Everything you need to know about the latest edition to the Uncut family

So for anyone who’s missed this morning’s news, here’s a date for your diary: July 12, 2019. On this auspicious date, Bob Dylan and Neil Young will share the bill at BST Presents Hyde Park; you can read more about this wildly exciting business here. It goes without saying, we’ll see you down the front.

By happy coincidence, I can now also reveal to you the latest instalment of the Uncut family: our Ultimate Genre Guide to singer-songwriters. Both Bob and Neil have had some impact here – but as you’ll discover, our Guide is a broad church, encompassing Joni Mitchell, Elton John, Nick Drake, James Taylor, Judee Sill, Leonard Cohen, Carole King, Tim Buckley and many more.

The Guide is on sale now in the shops – or you can order it direct from our online store by clicking here

Here’s John Robinson, who edited the UGG, to tell you more about it…

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My first meeting with a giant in the field of singer-songwriting wasn’t in an LA canyon, but somewhere on a hill outside San Francisco. Tasked 20 years ago with interviewing Neil Young for NME, myself and a photographer took a long taxi ride outside the city and up to what was then apparently one of Neil’s incognito hangs – a homey restaurant within a wooded area called the Mountain House. As we pulled up and stepped out of the taxi in our unCalifornian black clothing, we were greeted by a genial voice: “Great,” it announced, wryly. “The English are here!”

This, of course, was Elliott Roberts, Neil’s manager and legendary to us at this stage as much by misunderstanding of his CV as anything else, We were under the impression that he had managed the Byrds. “Actually no,” he said, “but I did preside over their break-up.”

We were then meeting him 30 years into a role which he has now occupied for over half a century, and has grown out from those early manoeuvres into a lifetime spent quietly influencing the careers of the most single-minded and ungovernable artists in music history: Neil Young of course, but also Crosby, Stills and Nash, and our cover star, Joni Mitchell. These artists, their contemporaries, kindred spirits and fellow travellers like James Taylor, Carole King, Judee Sill and Jackson Browne are at the heart of this publication.

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They are also what we think of when we talk about the art of the singer-songwriter: the song as an investigation of the self, a discovery of emotional truths. Geographically and metaphorically it was an escape from the crowd: the old bands, and the old ways of doing things. As much as it was about the individual writer, it was also about a wider empathy: a tuneful and engrossing pursuit which won its musicians millions of fans all over the world.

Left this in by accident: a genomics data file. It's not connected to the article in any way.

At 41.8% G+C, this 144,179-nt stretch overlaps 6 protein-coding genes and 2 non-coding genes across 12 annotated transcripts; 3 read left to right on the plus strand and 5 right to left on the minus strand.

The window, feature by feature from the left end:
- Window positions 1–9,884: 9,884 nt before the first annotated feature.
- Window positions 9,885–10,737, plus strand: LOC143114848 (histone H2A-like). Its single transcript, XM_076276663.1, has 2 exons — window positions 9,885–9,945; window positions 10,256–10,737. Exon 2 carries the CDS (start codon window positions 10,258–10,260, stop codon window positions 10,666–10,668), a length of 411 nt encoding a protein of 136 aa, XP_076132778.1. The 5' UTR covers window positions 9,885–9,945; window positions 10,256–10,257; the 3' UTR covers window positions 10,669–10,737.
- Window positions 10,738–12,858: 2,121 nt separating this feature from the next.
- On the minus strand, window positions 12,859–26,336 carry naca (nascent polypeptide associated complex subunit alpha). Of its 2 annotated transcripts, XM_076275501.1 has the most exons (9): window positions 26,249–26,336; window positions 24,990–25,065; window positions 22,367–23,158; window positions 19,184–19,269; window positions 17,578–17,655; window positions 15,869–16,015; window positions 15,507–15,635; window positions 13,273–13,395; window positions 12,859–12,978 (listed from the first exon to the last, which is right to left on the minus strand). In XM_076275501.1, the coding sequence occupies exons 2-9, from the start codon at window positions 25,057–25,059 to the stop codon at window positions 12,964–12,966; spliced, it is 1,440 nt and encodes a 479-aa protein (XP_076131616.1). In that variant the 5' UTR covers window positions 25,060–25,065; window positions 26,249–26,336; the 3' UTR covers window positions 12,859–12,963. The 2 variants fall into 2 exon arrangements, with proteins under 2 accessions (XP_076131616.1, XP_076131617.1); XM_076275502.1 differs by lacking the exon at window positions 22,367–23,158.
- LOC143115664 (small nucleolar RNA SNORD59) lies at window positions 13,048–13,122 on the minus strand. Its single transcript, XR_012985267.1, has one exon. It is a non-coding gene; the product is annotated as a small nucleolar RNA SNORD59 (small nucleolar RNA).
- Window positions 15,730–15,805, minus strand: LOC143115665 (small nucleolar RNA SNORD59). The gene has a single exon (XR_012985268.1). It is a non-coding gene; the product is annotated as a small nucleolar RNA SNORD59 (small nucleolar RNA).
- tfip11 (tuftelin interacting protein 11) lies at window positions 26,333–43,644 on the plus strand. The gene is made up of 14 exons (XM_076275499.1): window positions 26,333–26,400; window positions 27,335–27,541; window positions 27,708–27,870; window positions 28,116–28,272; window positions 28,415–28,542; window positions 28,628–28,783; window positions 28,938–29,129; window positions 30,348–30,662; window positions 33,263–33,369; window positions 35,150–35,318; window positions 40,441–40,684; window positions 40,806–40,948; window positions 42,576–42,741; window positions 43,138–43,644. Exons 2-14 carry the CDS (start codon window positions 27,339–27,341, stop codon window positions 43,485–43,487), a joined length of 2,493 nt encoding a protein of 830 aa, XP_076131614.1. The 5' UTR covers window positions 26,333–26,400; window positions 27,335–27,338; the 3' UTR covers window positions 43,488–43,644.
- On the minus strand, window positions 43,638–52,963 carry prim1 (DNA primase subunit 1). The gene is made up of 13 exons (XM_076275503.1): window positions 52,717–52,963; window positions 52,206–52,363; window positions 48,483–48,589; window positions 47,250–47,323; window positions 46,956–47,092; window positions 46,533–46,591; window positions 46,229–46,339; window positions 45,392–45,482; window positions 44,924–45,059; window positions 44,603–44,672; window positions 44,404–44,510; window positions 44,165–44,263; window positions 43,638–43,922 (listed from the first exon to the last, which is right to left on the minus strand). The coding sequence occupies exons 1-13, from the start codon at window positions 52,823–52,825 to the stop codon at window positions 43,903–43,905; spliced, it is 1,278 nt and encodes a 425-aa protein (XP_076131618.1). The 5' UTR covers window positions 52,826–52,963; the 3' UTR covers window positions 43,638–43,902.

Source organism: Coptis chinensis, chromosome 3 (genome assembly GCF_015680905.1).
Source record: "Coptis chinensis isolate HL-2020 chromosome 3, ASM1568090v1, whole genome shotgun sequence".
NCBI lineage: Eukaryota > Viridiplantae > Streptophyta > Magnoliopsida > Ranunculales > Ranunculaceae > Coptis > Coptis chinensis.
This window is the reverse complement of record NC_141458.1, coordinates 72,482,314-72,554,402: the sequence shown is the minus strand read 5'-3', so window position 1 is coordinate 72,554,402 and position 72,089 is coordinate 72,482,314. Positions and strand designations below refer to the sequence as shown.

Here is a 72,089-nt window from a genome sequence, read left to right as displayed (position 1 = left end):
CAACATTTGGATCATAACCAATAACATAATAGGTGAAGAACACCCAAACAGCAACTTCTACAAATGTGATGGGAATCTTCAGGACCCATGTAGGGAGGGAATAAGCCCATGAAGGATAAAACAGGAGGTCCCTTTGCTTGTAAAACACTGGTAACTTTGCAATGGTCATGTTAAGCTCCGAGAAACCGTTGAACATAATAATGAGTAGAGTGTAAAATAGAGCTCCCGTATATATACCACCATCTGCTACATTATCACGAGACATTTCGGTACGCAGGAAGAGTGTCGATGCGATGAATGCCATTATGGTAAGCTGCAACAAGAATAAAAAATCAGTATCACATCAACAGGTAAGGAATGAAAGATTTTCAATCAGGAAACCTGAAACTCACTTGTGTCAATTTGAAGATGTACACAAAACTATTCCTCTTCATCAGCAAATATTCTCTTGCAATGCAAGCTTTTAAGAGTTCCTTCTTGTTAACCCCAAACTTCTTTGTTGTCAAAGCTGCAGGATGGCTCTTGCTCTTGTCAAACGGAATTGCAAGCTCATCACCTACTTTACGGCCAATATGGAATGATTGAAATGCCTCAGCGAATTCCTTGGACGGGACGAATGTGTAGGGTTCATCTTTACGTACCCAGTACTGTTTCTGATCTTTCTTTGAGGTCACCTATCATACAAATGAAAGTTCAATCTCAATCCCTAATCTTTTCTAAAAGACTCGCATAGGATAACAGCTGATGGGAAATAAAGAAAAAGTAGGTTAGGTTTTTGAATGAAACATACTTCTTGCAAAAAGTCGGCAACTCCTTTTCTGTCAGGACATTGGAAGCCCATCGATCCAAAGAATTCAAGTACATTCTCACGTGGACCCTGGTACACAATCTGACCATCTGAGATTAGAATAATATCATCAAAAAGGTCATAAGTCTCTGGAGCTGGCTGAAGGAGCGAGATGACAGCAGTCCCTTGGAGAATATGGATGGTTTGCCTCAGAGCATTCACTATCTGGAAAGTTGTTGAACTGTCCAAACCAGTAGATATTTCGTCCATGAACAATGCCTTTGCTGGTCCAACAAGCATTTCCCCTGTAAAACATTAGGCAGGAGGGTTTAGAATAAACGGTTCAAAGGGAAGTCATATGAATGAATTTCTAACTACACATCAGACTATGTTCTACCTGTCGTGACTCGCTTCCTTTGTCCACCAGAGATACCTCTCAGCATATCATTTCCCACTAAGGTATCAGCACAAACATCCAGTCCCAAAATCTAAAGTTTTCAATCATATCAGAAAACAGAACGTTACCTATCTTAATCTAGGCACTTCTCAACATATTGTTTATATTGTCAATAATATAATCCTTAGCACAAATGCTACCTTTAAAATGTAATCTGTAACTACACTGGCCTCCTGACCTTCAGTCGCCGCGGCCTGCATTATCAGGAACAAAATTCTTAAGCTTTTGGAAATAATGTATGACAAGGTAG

In this magazine, you will of course read about the Canyon artists – the mismatch between turbulent life and melodious, easy-listening music of James Taylor which you can find on pp is a particularly extraordinary treat – but you will also read in-depth reviews of artists who didn’t easily sit within the west coast songwriter circle.

There’s impressive new and recent writing on the resolutely east coast Laura Nyro, whose work so enraptured the young David Geffen, and helped point his road ahead. Present also are new opinions on unclubbable visionaries like Van Morrison and Tim Buckley, and the quietly spectacular Paul Simon. Joni Mitchell connected Leonard Cohen to the Laurel Canyon scene, but his troubled relationship with his muse was destined to sit uneasily within it, despite the best efforts of David Crosby. You’ll find an all-too-rare reminiscence from Croz at the back of the magazine.

Among British artists, here you’ll read about the early work of Elton John and Bernie Taupin, and also about Nick Drake, and of Sandy Denny. The recordings of Drake and Denny both bear witness to how a mark of the singer-songwriter was to take elements of the folk revival – the harmony; the emphasis on song construction; the great guitar playing – and develop them in utterly unexpected directions.

As Graeme Thomson implies in his writing about Van Morrison, it’s this magical confluence of structure and freedom which may ultimately be the point. It’s not about where you start from. It’s about where you take it.

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The January 2019 issue of Uncut is now on sale in the UK – with Jack White on the cover. Inside, White heads up our Review Of The Year – which also features the best new albums, archive releases, films and books of the last 12 months. Aside from White, there are exclusive interviews with Paul Weller, Elvis Costello, Stephen Malkmus, Courtney Barnett, Low and Mélissa Laveaux. Our 15-track CD also showcases the best music of 2018.

Uncut: the past, present and future of great music.